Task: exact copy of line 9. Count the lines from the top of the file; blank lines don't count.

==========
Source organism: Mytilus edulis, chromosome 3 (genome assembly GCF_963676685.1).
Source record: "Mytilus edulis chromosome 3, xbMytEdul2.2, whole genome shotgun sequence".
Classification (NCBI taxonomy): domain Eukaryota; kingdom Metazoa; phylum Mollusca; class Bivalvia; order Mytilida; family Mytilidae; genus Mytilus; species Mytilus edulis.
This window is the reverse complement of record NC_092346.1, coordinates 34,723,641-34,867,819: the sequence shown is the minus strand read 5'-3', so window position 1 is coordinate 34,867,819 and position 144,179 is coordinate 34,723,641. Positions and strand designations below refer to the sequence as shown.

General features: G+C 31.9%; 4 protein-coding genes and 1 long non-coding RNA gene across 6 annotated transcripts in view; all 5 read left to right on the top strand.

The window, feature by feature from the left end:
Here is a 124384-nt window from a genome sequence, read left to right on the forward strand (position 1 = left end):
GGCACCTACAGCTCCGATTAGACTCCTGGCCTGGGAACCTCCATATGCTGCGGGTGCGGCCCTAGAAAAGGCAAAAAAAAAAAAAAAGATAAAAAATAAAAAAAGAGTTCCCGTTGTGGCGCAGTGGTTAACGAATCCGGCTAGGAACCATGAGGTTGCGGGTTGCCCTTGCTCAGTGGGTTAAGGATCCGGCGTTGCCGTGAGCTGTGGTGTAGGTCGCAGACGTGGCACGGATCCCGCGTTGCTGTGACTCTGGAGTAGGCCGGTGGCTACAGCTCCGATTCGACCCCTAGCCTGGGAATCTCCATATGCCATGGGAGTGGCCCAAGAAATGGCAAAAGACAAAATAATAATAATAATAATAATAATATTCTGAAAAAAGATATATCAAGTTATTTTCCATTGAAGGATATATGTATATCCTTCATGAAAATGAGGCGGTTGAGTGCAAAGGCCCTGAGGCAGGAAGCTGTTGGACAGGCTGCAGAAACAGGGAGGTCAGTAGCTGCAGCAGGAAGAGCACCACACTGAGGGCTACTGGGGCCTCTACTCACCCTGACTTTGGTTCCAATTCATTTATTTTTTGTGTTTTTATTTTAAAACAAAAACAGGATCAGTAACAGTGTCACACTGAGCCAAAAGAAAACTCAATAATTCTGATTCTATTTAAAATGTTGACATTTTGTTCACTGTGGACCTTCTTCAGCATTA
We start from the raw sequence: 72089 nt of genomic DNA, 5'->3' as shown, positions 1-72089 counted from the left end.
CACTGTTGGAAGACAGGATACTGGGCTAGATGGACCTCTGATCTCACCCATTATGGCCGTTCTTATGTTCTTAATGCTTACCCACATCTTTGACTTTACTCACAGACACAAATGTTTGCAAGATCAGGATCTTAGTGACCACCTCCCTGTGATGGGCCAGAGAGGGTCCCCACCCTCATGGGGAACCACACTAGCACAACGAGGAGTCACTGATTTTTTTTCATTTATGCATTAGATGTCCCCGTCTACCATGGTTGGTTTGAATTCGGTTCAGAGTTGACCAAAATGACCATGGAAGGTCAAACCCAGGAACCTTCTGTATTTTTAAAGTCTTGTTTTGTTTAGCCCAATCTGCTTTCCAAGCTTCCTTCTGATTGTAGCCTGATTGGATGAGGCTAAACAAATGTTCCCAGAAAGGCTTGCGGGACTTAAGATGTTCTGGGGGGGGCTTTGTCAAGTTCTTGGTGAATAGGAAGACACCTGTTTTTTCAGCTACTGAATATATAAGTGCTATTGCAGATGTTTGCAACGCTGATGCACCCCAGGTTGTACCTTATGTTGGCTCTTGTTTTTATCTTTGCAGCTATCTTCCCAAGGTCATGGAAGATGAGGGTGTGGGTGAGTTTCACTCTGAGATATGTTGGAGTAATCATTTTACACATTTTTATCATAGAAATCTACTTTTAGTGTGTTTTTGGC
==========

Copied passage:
We start from the raw sequence: 72089 nt of genomic DNA, 5'->3' as shown, positions 1-72089 counted from the left end.